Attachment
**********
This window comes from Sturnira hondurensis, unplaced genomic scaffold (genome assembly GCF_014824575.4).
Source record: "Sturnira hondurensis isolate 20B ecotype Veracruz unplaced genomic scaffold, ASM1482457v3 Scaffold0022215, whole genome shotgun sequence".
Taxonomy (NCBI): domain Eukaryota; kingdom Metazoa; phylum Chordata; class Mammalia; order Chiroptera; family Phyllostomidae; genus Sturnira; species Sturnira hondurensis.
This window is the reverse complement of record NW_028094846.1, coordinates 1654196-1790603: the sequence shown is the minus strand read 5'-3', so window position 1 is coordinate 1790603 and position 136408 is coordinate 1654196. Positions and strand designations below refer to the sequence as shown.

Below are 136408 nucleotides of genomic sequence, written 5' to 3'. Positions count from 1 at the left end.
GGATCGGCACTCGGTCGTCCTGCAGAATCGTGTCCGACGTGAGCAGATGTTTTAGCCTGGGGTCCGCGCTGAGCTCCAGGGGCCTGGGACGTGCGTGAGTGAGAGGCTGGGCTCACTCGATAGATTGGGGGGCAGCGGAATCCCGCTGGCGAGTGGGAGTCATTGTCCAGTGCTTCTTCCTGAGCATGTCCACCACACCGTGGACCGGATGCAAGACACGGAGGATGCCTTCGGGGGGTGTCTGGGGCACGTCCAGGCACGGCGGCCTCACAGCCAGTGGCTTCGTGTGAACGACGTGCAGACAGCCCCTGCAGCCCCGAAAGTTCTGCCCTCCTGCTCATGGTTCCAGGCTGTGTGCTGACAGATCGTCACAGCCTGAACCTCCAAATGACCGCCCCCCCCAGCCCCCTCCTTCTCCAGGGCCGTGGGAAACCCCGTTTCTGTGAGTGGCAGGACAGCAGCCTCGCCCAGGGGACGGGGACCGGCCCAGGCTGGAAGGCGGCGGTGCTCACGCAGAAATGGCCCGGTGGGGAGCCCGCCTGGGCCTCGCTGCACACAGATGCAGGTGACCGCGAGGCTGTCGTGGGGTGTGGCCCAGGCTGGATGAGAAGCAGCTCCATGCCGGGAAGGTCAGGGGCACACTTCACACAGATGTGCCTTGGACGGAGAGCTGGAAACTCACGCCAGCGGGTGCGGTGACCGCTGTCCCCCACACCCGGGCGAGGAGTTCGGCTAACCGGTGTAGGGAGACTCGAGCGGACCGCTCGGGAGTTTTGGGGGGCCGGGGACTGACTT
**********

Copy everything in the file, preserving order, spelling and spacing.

This window comes from Sturnira hondurensis, unplaced genomic scaffold (genome assembly GCF_014824575.4).
Source record: "Sturnira hondurensis isolate 20B ecotype Veracruz unplaced genomic scaffold, ASM1482457v3 Scaffold0022215, whole genome shotgun sequence".
Taxonomy (NCBI): domain Eukaryota; kingdom Metazoa; phylum Chordata; class Mammalia; order Chiroptera; family Phyllostomidae; genus Sturnira; species Sturnira hondurensis.
This window is the reverse complement of record NW_028094846.1, coordinates 1654196-1790603: the sequence shown is the minus strand read 5'-3', so window position 1 is coordinate 1790603 and position 136408 is coordinate 1654196. Positions and strand designations below refer to the sequence as shown.

Below are 136408 nucleotides of genomic sequence, written 5' to 3'. Positions count from 1 at the left end.
GGATCGGCACTCGGTCGTCCTGCAGAATCGTGTCCGACGTGAGCAGATGTTTTAGCCTGGGGTCCGCGCTGAGCTCCAGGGGCCTGGGACGTGCGTGAGTGAGAGGCTGGGCTCACTCGATAGATTGGGGGGCAGCGGAATCCCGCTGGCGAGTGGGAGTCATTGTCCAGTGCTTCTTCCTGAGCATGTCCACCACACCGTGGACCGGATGCAAGACACGGAGGATGCCTTCGGGGGGTGTCTGGGGCACGTCCAGGCACGGCGGCCTCACAGCCAGTGGCTTCGTGTGAACGACGTGCAGACAGCCCCTGCAGCCCCGAAAGTTCTGCCCTCCTGCTCATGGTTCCAGGCTGTGTGCTGACAGATCGTCACAGCCTGAACCTCCAAATGACCGCCCCCCCCAGCCCCCTCCTTCTCCAGGGCCGTGGGAAACCCCGTTTCTGTGAGTGGCAGGACAGCAGCCTCGCCCAGGGGACGGGGACCGGCCCAGGCTGGAAGGCGGCGGTGCTCACGCAGAAATGGCCCGGTGGGGAGCCCGCCTGGGCCTCGCTGCACACAGATGCAGGTGACCGCGAGGCTGTCGTGGGGTGTGGCCCAGGCTGGATGAGAAGCAGCTCCATGCCGGGAAGGTCAGGGGCACACTTCACACAGATGTGCCTTGGACGGAGAGCTGGAAACTCACGCCAGCGGGTGCGGTGACCGCTGTCCCCCACACCCGGGCGAGGAGTTCGGCTAACCGGTGTAGGGAGACTCGAGCGGACCGCTCGGGAGTTTTGGGGGGCCGGGGACTGACTT